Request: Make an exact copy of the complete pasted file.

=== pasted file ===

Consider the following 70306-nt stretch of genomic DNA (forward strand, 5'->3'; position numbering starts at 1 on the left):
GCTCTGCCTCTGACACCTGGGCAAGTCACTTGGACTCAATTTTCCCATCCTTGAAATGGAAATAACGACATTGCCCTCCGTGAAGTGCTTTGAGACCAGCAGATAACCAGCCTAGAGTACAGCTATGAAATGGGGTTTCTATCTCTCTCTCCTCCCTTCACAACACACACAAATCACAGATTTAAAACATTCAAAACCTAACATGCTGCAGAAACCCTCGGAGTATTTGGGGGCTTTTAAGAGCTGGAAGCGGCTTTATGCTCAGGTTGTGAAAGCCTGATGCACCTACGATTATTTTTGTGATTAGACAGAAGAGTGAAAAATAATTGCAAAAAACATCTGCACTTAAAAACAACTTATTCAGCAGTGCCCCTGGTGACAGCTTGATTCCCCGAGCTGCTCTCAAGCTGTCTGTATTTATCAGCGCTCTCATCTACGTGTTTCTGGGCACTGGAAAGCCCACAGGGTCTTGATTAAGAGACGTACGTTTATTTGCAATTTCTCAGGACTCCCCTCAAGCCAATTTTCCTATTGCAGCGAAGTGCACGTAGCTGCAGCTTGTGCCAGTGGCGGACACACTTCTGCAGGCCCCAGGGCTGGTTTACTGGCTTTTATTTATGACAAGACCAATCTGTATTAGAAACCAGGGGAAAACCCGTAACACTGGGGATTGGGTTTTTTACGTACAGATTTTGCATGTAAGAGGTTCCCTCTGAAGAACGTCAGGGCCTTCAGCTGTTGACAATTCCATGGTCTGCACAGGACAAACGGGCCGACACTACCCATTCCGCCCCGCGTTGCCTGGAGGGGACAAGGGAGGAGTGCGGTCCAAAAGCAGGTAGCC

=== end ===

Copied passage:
Consider the following 70306-nt stretch of genomic DNA (forward strand, 5'->3'; position numbering starts at 1 on the left):
GCTCTGCCTCTGACACCTGGGCAAGTCACTTGGACTCAATTTTCCCATCCTTGAAATGGAAATAACGACATTGCCCTCCGTGAAGTGCTTTGAGACCAGCAGATAACCAGCCTAGAGTACAGCTATGAAATGGGGTTTCTATCTCTCTCTCCTCCCTTCACAACACACACAAATCACAGATTTAAAACATTCAAAACCTAACATGCTGCAGAAACCCTCGGAGTATTTGGGGGCTTTTAAGAGCTGGAAGCGGCTTTATGCTCAGGTTGTGAAAGCCTGATGCACCTACGATTATTTTTGTGATTAGACAGAAGAGTGAAAAATAATTGCAAAAAACATCTGCACTTAAAAACAACTTATTCAGCAGTGCCCCTGGTGACAGCTTGATTCCCCGAGCTGCTCTCAAGCTGTCTGTATTTATCAGCGCTCTCATCTACGTGTTTCTGGGCACTGGAAAGCCCACAGGGTCTTGATTAAGAGACGTACGTTTATTTGCAATTTCTCAGGACTCCCCTCAAGCCAATTTTCCTATTGCAGCGAAGTGCACGTAGCTGCAGCTTGTGCCAGTGGCGGACACACTTCTGCAGGCCCCAGGGCTGGTTTACTGGCTTTTATTTATGACAAGACCAATCTGTATTAGAAACCAGGGGAAAACCCGTAACACTGGGGATTGGGTTTTTTACGTACAGATTTTGCATGTAAGAGGTTCCCTCTGAAGAACGTCAGGGCCTTCAGCTGTTGACAATTCCATGGTCTGCACAGGACAAACGGGCCGACACTACCCATTCCGCCCCGCGTTGCCTGGAGGGGACAAGGGAGGAGTGCGGTCCAAAAGCAGGTAGCC